Neither the coining of aporophobia, nor the fabrication of hate crimes legislation out of it, have occurred in Spain by coincidence. The country is at once a haven for 81 million tourists every year (mostly flocking to its southern and eastern shores in search of sun, making tourism the bedrock of Spain’s economy), while also being home to a homeless underclass estimated at 40,000. That estimate is modest but continued to swell in the wake of the 2008 recession, which boded particularly harsh for Spain’s precarious labor market.
Seven years later, during the EU’s migrant crisis, Spain was allotted a comparatively small quota of under 10,000 refugees to relocate. Its population nonetheless mirrored the broader European trend and turned more restrictionist, growing wearier of further inflows of immigrants. In a country that so readily welcomes many times that number in wealthy visitors every year, academics such as Cortina were genuinely at a loss to explain what they regarded as a “nativist turn.” Cortina’s solution was to look for an overarching rationale to explain her fellow Spaniards’ attitude towards migrants with reference to their attitude towards the larger underserved population in Spain.
It isn’t xenophobia; it’s aporophobia! That was the “gotcha” epiphany that boosted Adela Cortina’s 2017 manuscript, Aporophobia: Rejecting the Poor, to bestselling fame, and propelled her linguistic invention to the accepted lexicon of woke jargon. “Those who produce real phobia aren’t so much foreigners or those of different races, but the poor,” she asserts. In our modern-day societies (which Cortina describes as “hyper-contractual”), the organizing principle isn’t so much one of voluntary exchange as one of reciprocation. According to Cortina, almost every instance of social interaction in contemporary life is conditioned on the expectation of receiving some good in return for one’s contribution. “In our daily lives,” she wrote in an op-ed in 2006, “the supreme organizing principle is that of exchanging stuff.” In this mode of social life, those deemed too impoverished to have anything to contribute are altogether excluded out of the societal marketplace. The inability to fulfill one’s individual needs—most especially putting a roof over one’s head—is destitution’s ultimate marker.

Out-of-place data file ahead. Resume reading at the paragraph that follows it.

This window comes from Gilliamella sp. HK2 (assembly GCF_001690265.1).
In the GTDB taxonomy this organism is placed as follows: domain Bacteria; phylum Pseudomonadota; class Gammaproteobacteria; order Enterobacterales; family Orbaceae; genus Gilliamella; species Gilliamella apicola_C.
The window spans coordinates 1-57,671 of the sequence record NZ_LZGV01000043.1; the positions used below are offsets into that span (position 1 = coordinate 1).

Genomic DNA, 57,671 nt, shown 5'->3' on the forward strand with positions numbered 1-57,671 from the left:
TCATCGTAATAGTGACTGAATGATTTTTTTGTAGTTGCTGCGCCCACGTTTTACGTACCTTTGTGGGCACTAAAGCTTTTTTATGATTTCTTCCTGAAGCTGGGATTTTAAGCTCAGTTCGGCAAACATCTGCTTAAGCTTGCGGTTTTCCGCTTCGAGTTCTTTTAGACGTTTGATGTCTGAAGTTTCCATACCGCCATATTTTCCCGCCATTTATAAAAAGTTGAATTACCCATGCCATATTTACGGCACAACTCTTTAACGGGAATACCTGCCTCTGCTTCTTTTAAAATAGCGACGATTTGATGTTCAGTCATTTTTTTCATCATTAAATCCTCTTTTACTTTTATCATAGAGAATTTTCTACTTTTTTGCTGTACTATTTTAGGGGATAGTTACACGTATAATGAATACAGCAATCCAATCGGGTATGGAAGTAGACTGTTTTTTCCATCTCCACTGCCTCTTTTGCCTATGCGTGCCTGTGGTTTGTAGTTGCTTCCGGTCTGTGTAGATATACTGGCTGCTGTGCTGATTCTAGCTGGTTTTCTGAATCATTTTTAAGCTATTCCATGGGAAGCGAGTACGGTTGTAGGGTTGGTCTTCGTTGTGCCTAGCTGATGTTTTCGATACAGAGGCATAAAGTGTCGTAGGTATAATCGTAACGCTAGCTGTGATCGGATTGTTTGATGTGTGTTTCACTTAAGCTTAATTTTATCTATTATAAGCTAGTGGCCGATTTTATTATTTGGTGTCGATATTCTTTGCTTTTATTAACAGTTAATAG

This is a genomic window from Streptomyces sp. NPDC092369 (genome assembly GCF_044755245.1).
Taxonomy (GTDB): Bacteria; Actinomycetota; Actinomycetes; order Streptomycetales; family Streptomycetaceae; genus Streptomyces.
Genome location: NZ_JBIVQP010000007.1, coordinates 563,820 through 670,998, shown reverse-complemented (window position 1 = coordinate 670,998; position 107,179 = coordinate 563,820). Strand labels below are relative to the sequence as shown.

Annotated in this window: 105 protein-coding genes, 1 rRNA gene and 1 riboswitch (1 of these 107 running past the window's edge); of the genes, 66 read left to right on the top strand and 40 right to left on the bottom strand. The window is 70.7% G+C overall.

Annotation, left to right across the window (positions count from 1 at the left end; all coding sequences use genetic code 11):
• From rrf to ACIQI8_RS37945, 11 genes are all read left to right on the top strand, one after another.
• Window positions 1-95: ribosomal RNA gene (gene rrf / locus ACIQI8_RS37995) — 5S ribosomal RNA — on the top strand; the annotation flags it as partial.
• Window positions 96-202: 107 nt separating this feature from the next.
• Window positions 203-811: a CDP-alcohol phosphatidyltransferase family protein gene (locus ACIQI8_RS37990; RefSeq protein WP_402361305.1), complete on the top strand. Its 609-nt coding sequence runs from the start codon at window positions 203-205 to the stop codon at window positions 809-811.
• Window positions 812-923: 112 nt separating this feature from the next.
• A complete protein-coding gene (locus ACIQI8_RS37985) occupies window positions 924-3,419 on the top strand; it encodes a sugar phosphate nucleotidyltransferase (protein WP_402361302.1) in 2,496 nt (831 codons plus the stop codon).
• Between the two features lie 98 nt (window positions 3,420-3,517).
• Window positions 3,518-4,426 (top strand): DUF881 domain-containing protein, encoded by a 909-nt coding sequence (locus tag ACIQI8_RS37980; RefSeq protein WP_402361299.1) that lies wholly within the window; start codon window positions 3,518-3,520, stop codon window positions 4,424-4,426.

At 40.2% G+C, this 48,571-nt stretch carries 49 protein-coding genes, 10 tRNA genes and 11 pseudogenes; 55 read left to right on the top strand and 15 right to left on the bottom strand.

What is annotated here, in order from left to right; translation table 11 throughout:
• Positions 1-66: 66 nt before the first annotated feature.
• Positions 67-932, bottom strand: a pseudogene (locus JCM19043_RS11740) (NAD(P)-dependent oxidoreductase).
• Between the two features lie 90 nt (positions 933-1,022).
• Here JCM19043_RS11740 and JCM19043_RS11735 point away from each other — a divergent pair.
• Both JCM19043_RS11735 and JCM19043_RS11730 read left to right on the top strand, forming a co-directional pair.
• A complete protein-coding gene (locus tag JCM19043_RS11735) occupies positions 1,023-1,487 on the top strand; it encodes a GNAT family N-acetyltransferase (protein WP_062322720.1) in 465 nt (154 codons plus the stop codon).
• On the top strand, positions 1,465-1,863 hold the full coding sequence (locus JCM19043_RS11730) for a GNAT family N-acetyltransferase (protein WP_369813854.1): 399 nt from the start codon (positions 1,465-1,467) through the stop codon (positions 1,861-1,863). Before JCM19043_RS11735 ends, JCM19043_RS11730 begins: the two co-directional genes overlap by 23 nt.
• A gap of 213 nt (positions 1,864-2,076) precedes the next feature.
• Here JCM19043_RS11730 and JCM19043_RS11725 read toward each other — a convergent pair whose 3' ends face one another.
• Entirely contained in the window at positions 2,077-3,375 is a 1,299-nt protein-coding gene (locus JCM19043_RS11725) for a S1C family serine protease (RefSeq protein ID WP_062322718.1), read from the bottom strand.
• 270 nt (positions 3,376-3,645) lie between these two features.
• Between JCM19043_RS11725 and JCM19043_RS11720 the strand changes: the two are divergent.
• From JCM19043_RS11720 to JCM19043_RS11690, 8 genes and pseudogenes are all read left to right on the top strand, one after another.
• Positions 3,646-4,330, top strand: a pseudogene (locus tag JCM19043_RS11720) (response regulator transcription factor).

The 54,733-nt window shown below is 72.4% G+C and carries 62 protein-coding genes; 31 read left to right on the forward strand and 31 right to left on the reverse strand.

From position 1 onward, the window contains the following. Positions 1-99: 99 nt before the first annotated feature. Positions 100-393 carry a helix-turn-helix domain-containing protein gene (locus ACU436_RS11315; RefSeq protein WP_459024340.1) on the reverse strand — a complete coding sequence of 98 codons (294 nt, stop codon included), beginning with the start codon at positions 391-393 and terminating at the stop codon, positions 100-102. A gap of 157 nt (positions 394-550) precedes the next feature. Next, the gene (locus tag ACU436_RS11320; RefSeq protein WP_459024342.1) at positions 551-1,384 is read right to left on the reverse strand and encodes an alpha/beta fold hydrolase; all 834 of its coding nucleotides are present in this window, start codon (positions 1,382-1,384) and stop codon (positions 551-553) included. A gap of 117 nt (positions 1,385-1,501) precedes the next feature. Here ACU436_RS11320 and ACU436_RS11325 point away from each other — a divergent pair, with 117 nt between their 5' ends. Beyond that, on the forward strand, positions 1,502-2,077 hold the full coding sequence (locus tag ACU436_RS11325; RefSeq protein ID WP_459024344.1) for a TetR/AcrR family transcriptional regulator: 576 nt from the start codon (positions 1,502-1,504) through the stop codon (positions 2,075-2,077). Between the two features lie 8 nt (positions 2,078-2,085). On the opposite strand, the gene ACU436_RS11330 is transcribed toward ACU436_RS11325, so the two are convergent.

As homeless rights advocates have come to understand it, anti-homeless violence is only the tip of the aporophobic iceberg—an ugly manifestation of our all-too-common aversion towards the poor. This is why their calls to define it as a hate crime often come cloaked in the logic of social justice advocacy, blaming homelessness squarely on society’s “structural” failure to provide universal housing for all. In their view, this stinginess is expressed in almost every other inequality (hence demands for “medicare for all” or “universal basic income for all”). It’s this structural stinginess that Cortina calls on us to altogether “abolish” in the 21st century. In 2018, Cortina (by then, an academic celebrity of sorts) was drafted to advise Spain’s left-wing government as it worked to design the recent hate crimes bill, legally elevating anti-homeless violence to the category of hate crime on par with antisemitism and racism.
As homeless rights advocates have come to understand it, anti-homeless violence is only the tip of the aporophobic iceberg—an ugly manifestation of our all-too-common aversion towards the poor.
You may think Spain is too far away, or that Cortina’s thought is too radical, for the U.S. to pattern its policy on hate crimes around the precedent that Spain just set. And you would be right in hoping so, but it seems that a similar trend towards expanding the domain of hate crimes into homelessness has long been at work in America.
The National Coalition for the Homeless (NCH), a leading advocate on homelessness in the U.S., openly recognizes that calling anti-homeless attacks “hate crimes” would be a largely symbolic victory. It would achieve very little to fix the underlying ill of homelessness that the NCH exists to combat. “Hate crimes will end when we reject the choice of averting our eyes or crossing the street, accept the choice of helping those in need and provide future assurances that additional resources will be provided,” reads the foreword to a 2012 NCH report by the Coalition’s Executive Director Neil J. Donovan. Still, these homeless rights advocates who are devoted to abolishing homelessness seem intent on symbolically categorizing anti-homeless violence as a hate crime.